1. His, By 1927 He and. “Max Theiler – Biographical.” Max Theiler – Biographical. N.p., n.d. Web. 24 Sept. 2016.<;.
  1. By 1930, the Year That Max Theiler (1899-1972) Arrived at the. “Hospital ” The Rockefeller University ». N.p., n.d. Web. 26 Sept. 2016. <;.
  1. Centers for Disease Control and Prevention. Centers for Disease Control and Prevention, 12 July 2016. Web. 26 Sept. 2016. <;.


10 Days Left! American Pharmacists Month 2016

Our UCSOP faculty, staff, and students are busy with activities that emphasize the role of the pharmacist in providing optimum patient care during the month of October 2016. This month is American Pharmacists Month, a time dedicated to celebrate all the contributions pharmacists make to health care. But, it’s also a time to provide community outreach and education about medication safety, medication adherence, and disease management.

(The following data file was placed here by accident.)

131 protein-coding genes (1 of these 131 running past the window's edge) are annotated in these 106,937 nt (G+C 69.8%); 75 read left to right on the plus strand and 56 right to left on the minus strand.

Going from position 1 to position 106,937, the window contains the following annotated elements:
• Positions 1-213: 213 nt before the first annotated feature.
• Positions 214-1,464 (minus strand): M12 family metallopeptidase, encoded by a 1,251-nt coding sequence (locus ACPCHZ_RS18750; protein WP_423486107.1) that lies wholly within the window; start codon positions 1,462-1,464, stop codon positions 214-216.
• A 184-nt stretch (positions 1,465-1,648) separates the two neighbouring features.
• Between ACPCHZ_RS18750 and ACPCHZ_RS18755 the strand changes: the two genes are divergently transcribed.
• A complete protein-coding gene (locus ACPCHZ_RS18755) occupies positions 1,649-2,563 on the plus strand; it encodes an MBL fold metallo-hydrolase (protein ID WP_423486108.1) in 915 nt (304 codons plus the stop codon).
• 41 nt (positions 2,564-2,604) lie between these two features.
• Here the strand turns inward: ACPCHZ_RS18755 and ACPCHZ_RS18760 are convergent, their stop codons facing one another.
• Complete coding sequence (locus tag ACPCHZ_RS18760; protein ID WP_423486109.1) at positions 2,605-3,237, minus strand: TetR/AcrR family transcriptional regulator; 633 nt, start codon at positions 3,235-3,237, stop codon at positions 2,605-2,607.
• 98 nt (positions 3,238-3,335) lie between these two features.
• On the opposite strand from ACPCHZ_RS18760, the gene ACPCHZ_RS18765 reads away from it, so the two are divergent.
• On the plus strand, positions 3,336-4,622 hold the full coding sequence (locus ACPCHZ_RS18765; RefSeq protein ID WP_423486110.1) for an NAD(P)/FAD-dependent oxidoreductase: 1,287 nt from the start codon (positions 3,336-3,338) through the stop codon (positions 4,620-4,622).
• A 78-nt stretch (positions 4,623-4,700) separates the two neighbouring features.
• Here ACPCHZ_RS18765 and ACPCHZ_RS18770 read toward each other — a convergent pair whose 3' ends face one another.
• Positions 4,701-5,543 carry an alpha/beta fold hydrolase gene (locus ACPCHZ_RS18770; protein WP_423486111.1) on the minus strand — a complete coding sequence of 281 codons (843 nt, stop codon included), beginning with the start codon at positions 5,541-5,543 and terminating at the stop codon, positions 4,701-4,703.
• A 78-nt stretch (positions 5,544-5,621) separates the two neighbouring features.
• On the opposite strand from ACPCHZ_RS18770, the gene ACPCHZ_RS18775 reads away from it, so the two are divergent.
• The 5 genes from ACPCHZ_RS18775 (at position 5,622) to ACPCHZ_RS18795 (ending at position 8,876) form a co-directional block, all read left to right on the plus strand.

P1070579This month, our students have organized health fairs, immunization clinics, and other outreach projects throughout the Kanawha County. Whether delivering Generation Rx curriculum to area elementary schools to help teach children about prescription abuse and medication safety or filling prescriptions at the Kanawha Charleston Humane Association, our students and faculty are dedicated to utilizing their skills and knowledge in ways that benefit our community.

With 10 days left in American Pharmacists Month, our students are busy planning and preparing for several events including: